Commentary

Netherlands to Replace Car Taxes with Distance Charges

I reported yesterday that the Netherlands is proposing to replace its vehicle taxes with a distance- based charge closer to a real user fee. Today, I found an English language explanation published by the Dutch government of the new approach that is well worth a quick read. Perhaps most notable is the argument that the new fee system is intended to make driving cheaper, not more expensive. The intent appears to move toward a new funding platform for road infrastructure rather than an instrument for reducing mobility.

Key features of the proposal also appear to mirror the pilot road charging project pioneered in Portland, Oregon, including

  • Peak and off-peak charging
  • Dedicating the revenues to an infrastructure fund, not general government spending
  • Substitituting the distance-based charge for the other taxes to keep the proposal revenue neutral (or even reduce costs to drivers)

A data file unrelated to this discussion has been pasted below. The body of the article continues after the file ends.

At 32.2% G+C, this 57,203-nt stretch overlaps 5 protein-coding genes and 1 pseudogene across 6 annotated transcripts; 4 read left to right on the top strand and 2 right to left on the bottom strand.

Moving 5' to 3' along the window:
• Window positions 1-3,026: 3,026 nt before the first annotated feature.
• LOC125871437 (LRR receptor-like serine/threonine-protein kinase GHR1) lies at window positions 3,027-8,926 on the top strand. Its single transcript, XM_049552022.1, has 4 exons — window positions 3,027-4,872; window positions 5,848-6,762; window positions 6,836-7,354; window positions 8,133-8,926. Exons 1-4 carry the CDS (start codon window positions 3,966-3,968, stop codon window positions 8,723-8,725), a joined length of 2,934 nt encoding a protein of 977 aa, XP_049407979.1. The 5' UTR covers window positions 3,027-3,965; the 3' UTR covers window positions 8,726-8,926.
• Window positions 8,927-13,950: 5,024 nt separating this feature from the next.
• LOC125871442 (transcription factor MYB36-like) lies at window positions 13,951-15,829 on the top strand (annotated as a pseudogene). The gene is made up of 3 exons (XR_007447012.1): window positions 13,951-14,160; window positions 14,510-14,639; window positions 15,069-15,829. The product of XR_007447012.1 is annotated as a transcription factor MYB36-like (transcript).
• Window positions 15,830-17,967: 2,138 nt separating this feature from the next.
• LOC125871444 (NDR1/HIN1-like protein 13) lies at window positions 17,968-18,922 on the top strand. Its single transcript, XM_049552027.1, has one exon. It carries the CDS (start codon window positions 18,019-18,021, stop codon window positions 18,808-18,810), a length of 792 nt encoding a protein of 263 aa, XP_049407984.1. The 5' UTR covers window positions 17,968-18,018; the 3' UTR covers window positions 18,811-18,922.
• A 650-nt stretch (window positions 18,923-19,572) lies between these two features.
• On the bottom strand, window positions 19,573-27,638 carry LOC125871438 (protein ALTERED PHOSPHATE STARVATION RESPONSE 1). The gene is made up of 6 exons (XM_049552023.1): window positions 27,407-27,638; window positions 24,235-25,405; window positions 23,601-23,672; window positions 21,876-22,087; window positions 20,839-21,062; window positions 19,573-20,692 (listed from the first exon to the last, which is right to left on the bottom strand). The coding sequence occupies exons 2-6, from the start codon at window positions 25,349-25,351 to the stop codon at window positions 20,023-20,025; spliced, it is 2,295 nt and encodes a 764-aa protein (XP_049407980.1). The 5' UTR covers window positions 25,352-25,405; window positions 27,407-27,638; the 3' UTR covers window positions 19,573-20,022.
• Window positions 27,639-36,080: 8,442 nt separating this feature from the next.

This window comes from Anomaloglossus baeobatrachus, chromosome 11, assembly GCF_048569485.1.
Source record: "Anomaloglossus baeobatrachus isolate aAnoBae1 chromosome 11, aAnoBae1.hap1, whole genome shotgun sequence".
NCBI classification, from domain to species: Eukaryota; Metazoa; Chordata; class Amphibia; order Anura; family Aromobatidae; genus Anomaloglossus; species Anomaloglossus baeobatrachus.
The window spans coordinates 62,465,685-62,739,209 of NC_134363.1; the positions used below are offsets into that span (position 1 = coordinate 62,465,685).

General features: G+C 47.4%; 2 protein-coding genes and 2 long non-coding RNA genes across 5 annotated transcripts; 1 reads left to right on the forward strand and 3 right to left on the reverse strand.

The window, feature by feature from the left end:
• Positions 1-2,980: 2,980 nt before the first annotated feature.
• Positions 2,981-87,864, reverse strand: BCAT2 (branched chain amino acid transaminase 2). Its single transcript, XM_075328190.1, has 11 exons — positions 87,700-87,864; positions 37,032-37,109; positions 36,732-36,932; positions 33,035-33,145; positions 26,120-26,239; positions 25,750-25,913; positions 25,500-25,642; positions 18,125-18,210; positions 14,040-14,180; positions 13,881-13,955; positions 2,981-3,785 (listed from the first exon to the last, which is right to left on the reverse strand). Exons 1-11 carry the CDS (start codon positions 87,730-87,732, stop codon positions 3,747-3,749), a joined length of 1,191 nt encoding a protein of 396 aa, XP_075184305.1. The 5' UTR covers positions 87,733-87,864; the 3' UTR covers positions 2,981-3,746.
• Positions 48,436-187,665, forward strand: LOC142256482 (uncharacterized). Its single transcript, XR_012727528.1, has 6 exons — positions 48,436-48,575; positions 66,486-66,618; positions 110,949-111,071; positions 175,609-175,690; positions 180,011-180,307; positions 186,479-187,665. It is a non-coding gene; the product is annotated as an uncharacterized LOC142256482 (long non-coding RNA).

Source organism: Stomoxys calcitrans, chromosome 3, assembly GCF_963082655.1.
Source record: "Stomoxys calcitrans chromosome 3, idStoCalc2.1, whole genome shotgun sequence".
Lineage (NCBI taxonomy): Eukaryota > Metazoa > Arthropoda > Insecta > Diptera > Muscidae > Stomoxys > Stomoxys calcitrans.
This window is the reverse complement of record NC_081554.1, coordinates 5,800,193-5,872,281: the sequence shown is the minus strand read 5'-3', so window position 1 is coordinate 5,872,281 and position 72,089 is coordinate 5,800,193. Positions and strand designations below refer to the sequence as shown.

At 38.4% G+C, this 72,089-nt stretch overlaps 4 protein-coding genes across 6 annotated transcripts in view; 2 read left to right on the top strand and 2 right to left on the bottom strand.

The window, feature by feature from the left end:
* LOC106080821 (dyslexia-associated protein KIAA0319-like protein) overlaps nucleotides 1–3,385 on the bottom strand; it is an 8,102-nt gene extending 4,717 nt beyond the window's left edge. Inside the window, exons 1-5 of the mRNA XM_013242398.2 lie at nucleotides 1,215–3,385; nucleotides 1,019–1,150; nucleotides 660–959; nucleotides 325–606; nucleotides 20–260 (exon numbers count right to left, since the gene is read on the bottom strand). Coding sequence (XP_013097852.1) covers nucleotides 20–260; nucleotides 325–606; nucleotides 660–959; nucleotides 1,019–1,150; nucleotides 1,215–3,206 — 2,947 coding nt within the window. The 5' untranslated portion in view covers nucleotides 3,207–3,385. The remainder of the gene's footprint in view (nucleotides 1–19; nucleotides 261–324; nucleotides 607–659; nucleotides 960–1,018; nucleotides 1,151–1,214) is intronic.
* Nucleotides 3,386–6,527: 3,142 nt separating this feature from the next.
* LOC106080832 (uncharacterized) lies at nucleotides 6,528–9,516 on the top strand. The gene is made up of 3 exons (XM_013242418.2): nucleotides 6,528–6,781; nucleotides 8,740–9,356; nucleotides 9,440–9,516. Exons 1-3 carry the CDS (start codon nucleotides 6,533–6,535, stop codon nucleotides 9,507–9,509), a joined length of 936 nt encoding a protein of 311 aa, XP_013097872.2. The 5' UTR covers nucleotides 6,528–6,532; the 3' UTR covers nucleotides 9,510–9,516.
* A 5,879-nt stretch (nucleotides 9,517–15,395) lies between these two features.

Unfortuantely (for the US), this is another example of where Europeans are making the investments necessary to be on the leading edge of transportation policy while American policymakers wallow in the ideas of the mid-20th century.

Samuel R. Staley, Ph.D. is a senior research fellow at Reason Foundation and managing director of the DeVoe L. Moore Center at Florida State University in Tallahassee where he teaches graduate and undergraduate courses in urban planning, regulation, and urban economics. Prior to joining Florida State, Staley was director of urban growth and land-use policy for Reason Foundation where he helped establish its urban policy program in 1997.